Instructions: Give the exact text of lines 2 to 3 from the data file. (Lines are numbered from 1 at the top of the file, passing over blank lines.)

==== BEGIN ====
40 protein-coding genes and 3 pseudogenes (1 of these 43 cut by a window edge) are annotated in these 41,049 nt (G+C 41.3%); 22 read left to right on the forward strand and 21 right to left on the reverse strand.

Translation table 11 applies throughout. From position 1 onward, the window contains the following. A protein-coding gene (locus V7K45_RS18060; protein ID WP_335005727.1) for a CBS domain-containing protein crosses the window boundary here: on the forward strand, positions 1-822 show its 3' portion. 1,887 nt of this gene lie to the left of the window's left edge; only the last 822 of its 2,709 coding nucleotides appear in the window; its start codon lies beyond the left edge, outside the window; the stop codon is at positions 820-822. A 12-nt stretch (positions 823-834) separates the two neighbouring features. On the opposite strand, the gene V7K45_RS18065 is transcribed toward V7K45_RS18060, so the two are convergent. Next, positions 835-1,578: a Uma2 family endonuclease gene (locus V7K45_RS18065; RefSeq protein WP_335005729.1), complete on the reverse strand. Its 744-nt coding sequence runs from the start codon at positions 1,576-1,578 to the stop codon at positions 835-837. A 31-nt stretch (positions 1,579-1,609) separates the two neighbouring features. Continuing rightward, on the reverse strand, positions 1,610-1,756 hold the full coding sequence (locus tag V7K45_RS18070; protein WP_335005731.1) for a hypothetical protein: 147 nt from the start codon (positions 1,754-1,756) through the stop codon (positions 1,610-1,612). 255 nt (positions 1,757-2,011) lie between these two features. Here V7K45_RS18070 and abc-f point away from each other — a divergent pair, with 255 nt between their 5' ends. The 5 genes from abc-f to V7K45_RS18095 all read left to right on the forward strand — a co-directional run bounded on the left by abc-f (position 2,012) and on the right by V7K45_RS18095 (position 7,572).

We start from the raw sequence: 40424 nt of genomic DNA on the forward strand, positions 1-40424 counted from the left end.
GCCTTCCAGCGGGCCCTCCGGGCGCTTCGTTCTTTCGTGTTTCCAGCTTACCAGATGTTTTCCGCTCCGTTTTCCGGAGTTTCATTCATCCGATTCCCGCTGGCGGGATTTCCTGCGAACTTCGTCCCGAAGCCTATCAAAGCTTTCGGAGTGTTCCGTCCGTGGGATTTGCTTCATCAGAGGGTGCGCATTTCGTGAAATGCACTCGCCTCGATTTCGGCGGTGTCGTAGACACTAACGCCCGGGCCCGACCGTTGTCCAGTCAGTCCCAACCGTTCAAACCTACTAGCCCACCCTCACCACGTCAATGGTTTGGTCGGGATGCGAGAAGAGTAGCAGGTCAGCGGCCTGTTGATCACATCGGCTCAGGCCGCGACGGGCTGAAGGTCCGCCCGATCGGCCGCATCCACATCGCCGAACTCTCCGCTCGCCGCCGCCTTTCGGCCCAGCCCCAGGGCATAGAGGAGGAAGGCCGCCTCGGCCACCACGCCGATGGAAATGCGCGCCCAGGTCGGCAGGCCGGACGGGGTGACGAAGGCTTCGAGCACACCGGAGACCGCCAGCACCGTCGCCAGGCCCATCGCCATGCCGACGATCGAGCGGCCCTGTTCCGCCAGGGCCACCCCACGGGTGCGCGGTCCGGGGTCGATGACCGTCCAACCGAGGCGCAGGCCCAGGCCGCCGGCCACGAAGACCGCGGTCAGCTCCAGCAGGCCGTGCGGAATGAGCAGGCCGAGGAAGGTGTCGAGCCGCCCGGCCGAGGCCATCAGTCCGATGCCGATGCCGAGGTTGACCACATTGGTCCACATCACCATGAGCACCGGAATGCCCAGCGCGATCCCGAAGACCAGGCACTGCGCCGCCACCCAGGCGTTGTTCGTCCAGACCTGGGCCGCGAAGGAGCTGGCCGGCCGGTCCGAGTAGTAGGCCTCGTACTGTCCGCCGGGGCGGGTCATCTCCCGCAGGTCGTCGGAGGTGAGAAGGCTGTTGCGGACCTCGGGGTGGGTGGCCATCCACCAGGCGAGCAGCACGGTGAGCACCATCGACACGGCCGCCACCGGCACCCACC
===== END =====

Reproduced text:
Translation table 11 applies throughout. From position 1 onward, the window contains the following. A protein-coding gene (locus V7K45_RS18060; protein ID WP_335005727.1) for a CBS domain-containing protein crosses the window boundary here: on the forward strand, positions 1-822 show its 3' portion. 1,887 nt of this gene lie to the left of the window's left edge; only the last 822 of its 2,709 coding nucleotides appear in the window; its start codon lies beyond the left edge, outside the window; the stop codon is at positions 820-822. A 12-nt stretch (positions 823-834) separates the two neighbouring features. On the opposite strand, the gene V7K45_RS18065 is transcribed toward V7K45_RS18060, so the two are convergent. Next, positions 835-1,578: a Uma2 family endonuclease gene (locus V7K45_RS18065; RefSeq protein WP_335005729.1), complete on the reverse strand. Its 744-nt coding sequence runs from the start codon at positions 1,576-1,578 to the stop codon at positions 835-837. A 31-nt stretch (positions 1,579-1,609) separates the two neighbouring features. Continuing rightward, on the reverse strand, positions 1,610-1,756 hold the full coding sequence (locus tag V7K45_RS18070; protein WP_335005731.1) for a hypothetical protein: 147 nt from the start codon (positions 1,754-1,756) through the stop codon (positions 1,610-1,612). 255 nt (positions 1,757-2,011) lie between these two features. Here V7K45_RS18070 and abc-f point away from each other — a divergent pair, with 255 nt between their 5' ends. The 5 genes from abc-f to V7K45_RS18095 all read left to right on the forward strand — a co-directional run bounded on the left by abc-f (position 2,012) and on the right by V7K45_RS18095 (position 7,572).

We start from the raw sequence: 40424 nt of genomic DNA on the forward strand, positions 1-40424 counted from the left end.